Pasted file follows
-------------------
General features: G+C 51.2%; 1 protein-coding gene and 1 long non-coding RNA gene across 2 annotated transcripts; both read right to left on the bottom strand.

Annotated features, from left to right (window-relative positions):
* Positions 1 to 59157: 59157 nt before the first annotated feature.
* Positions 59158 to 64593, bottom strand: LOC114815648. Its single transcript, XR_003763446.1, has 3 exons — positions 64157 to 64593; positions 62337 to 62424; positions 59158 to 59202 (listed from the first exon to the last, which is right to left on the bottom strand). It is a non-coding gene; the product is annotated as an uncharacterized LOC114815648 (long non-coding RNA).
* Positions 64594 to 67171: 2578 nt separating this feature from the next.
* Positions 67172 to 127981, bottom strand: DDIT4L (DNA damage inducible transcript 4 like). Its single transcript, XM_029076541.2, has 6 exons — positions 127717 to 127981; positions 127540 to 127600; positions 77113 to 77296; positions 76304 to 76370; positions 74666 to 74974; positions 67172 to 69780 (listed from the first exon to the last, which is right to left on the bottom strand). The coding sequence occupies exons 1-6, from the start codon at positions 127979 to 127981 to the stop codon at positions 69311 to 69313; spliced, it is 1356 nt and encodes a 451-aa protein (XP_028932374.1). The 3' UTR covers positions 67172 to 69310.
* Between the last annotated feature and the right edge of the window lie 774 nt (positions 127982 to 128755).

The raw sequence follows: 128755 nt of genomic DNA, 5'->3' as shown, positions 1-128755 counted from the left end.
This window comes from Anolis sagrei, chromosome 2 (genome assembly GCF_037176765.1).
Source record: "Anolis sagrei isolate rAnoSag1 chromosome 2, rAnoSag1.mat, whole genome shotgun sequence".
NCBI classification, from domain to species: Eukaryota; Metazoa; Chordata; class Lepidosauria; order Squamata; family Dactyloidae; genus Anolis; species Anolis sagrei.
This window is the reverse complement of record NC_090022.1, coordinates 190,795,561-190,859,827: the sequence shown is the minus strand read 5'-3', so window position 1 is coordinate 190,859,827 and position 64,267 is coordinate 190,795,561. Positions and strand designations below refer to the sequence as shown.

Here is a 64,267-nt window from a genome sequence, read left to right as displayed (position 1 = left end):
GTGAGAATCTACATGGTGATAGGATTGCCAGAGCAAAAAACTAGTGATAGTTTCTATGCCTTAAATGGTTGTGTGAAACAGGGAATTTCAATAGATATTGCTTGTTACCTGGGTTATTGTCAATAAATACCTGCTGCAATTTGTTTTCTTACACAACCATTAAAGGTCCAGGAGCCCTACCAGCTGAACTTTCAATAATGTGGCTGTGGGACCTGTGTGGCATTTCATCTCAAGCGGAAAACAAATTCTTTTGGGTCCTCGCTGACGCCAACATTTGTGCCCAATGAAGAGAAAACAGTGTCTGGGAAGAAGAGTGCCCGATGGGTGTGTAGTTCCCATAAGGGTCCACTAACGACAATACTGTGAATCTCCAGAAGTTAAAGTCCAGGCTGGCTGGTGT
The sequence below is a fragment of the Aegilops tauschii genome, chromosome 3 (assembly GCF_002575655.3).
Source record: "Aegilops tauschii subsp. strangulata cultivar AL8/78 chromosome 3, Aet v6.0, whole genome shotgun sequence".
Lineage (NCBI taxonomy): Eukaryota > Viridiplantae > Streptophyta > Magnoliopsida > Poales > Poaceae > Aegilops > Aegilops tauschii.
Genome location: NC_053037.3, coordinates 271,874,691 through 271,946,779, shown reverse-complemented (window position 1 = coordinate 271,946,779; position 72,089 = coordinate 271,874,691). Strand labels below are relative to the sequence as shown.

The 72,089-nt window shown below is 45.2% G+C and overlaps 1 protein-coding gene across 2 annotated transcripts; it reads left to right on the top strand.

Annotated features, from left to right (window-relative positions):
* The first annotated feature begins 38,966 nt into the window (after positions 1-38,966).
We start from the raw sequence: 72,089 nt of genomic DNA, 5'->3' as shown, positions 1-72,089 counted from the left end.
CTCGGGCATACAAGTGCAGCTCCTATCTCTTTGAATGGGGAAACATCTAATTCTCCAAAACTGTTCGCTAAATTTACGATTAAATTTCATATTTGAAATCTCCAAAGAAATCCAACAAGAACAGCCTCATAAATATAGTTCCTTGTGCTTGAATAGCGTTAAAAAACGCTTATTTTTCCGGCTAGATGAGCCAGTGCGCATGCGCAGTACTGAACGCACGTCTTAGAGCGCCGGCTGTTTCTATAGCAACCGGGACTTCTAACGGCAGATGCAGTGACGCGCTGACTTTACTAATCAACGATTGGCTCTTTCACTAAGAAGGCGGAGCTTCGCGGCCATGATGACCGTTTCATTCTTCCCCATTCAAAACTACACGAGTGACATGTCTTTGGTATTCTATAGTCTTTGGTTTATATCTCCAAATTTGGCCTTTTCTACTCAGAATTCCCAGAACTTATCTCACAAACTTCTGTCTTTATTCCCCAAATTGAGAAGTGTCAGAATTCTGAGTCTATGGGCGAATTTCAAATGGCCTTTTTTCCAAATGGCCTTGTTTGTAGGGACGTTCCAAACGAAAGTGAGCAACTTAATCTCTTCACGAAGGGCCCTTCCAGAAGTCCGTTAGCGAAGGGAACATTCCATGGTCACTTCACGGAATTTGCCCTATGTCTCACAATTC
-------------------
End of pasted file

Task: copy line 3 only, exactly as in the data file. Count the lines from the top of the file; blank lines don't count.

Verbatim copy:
* Positions 1 to 59157: 59157 nt before the first annotated feature.